US Capitol building

Republicans have been predicting a major red wave in the November 2022 midterm elections, and two pivotal primaries take place on Tuesday. In Wyoming, Liz Cheney, an outspoken critic of Trump, is facing a tough fight in her Republican primary. In Alaska, Lisa Murkowski, who voted to impeach Trump, faces a primary challenger as well. On Monday, prior to those closely watched primaries, House Minority Leader Kevin McCarthy (R-CA) told Fox News reporters that the GOP would definitely take the majority (in Congress) come November.

Liz Cheney has fought against Trump for the bulk of his presidency as well as after he left office. Cheney voted once in 2021 to impeach President Trump, and she is the Republican heading the January 6 committee. For many voters, it is her dogged determination to show that Donald Trump caused the events of January 6, although Trump won Wyoming in 2020. In fact, Trump won the state by just over 69 percent of the vote. Joe Biden won 33 percent of the vote in Cheney’s state.

Cheney has also said that the Republican Party “is very sick.” She has accused Trump of “preying on American patriotism and turning their love of country into a weapon.”

Cheney is not only behind in the polls, but her opponent, the Trump-backed Harriet Hageman leads current polling by nearly 30 points.

What’s even worse for Cheney is that the Mar-a-Lago raid may have really rallied President Trump’s base – which could mean more people vote for Hageman since Trump has endorsed her.

Some voters have found issue with her campaign ads; one in particular features her father, former Vice President Dick Cheney, dressed in Western-style garb. In the ad, former VP Cheney calls Donald Trump a “coward.” Cheney also says that in the history of the country, “there has never been a bigger threat than Donald Trump.”

This ad could also add to Cheney’s unpopularity in the wake of the Mar-a-Lago raid and Wyoming’s overall support of the former president.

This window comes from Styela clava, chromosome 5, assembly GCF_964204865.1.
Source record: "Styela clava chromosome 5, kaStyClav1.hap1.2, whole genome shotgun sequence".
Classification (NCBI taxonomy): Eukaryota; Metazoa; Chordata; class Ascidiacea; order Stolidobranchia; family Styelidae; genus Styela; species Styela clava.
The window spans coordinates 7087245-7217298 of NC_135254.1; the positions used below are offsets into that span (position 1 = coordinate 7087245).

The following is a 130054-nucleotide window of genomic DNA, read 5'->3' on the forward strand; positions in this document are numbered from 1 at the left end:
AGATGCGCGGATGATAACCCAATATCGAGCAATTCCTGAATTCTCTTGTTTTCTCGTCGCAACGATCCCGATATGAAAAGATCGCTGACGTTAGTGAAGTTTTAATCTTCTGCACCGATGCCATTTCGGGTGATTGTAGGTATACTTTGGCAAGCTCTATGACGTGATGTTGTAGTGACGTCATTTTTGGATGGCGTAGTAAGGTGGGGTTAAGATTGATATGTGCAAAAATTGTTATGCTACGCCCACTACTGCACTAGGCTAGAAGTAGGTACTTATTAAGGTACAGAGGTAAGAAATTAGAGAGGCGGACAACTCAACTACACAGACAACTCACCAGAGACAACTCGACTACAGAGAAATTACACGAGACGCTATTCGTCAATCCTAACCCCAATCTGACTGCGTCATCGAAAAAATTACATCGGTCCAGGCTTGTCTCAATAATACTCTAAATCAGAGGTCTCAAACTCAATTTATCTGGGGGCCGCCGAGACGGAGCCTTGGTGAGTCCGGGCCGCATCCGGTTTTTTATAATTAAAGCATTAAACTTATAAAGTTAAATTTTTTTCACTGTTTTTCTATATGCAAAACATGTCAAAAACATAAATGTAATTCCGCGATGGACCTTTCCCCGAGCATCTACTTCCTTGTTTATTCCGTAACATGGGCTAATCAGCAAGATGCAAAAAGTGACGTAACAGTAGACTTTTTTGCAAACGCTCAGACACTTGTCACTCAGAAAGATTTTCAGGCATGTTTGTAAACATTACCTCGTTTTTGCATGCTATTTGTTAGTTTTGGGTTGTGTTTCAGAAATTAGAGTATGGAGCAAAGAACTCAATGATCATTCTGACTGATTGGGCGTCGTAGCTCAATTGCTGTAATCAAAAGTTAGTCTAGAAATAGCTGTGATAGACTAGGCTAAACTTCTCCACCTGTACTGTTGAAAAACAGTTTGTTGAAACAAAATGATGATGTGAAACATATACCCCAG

In Alaska, Republican Lisa Murkowski is also being challenged by a Trump-backed primary candidate – the former Alaska Department of Administration Commissioner Kelly Tshibaka. Tshibaka has taken Murkowski to task on not publicly condemning the Mar-a-Lago raid. Tshibaka has gone as far as to say the Murkowski’s failure to comment is tacit approval.

However, Murkowski is faring better in polls than Cheney; the race between Murkowski and Tshibaka is much closer in Alaska.

Murkowski drew the ire of many Republicans when she voted against many Trump policies that traversed through Congress, including a repeal of the Affordable Care Act. Murkowski spent the years between 2017 and 2021 voting opposite of her party many times. Murkowski voted not to impeach Trump in 2019, but she did vote to impeach him in 2021.

The primary in Alaska is drawing a great deal of attention due to a new ranked-choice voting system that could pit Murkowski and Tshibaka against each other once more in November. The new system will put all statewide candidates on the same primary ballot regardless of party affiliation. The four candidates receiving the most votes will be on the ballot in Alaska in November. There’s a second portion of how Alaska will determine who is on the ballot – the four candidates in each race are ranked by popular vote. If one candidate gets more than fifty percent of the vote tomorrow, that candidate and the second-ranking candidate on the ballot will vie for the Senate seat. If no one gets the 50 percent mark, then the candidate with the least amount of support will be taken off the ballot.

Murkowski is the only Republican Senator who voted to impeach Trump up for re-election in 2022.